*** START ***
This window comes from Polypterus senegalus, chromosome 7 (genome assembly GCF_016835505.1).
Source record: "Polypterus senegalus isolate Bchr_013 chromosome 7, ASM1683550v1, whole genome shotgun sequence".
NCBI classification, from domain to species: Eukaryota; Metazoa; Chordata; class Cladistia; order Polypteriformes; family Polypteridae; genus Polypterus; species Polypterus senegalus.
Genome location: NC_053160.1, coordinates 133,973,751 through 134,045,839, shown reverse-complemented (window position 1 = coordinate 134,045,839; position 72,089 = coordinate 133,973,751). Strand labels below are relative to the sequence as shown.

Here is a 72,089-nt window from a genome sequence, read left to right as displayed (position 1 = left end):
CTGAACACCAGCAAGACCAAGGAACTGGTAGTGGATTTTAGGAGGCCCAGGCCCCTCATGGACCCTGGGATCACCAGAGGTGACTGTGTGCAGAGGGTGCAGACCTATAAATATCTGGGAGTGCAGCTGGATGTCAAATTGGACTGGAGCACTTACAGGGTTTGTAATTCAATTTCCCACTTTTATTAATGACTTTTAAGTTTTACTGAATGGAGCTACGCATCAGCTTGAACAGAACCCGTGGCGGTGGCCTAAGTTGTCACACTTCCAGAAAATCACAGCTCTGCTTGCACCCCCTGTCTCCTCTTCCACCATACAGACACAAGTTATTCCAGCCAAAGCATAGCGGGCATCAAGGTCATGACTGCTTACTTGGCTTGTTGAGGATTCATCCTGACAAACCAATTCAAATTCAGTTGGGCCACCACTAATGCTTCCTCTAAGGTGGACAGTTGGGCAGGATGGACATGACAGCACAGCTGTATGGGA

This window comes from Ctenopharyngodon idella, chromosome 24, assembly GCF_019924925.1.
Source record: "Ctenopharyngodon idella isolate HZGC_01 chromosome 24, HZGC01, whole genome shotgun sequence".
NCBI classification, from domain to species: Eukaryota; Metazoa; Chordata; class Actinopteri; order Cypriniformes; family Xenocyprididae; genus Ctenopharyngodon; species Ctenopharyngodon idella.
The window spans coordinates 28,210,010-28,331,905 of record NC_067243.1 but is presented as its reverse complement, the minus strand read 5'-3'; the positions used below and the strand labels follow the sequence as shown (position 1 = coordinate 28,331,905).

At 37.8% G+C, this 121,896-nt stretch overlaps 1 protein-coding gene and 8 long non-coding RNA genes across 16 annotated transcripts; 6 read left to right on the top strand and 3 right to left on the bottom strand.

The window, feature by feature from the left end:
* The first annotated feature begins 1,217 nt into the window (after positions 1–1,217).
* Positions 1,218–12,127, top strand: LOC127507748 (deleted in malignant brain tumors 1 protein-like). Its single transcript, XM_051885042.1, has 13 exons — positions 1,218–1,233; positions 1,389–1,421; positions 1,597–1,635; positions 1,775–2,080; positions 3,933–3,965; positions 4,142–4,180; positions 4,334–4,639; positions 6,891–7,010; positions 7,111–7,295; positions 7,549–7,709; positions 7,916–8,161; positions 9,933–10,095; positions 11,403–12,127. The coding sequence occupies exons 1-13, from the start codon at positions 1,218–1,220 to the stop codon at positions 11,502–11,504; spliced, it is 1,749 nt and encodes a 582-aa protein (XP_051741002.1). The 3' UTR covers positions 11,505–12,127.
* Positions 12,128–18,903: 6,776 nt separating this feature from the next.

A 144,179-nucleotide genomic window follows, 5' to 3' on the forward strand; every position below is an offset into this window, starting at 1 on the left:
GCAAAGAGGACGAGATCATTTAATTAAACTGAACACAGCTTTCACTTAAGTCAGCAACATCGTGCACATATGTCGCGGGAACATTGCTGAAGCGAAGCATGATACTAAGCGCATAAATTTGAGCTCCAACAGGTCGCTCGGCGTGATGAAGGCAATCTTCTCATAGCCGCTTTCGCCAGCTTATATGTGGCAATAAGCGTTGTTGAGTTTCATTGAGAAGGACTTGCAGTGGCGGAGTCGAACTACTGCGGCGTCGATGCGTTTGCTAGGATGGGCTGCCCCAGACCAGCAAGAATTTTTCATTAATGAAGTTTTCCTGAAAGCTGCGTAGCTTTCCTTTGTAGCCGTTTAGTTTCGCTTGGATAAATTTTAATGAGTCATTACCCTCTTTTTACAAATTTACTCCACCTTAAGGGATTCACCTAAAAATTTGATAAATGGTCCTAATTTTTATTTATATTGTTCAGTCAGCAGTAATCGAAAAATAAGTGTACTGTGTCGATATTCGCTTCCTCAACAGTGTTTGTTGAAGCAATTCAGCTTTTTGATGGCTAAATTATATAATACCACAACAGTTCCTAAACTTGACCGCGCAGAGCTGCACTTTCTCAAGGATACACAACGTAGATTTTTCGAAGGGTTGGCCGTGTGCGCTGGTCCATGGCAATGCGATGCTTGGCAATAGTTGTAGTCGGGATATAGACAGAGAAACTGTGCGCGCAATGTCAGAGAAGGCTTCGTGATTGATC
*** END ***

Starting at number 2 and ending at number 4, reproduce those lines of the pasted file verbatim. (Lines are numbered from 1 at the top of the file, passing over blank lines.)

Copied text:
Source record: "Polypterus senegalus isolate Bchr_013 chromosome 7, ASM1683550v1, whole genome shotgun sequence".
NCBI classification, from domain to species: Eukaryota; Metazoa; Chordata; class Cladistia; order Polypteriformes; family Polypteridae; genus Polypterus; species Polypterus senegalus.
Genome location: NC_053160.1, coordinates 133,973,751 through 134,045,839, shown reverse-complemented (window position 1 = coordinate 134,045,839; position 72,089 = coordinate 133,973,751). Strand labels below are relative to the sequence as shown.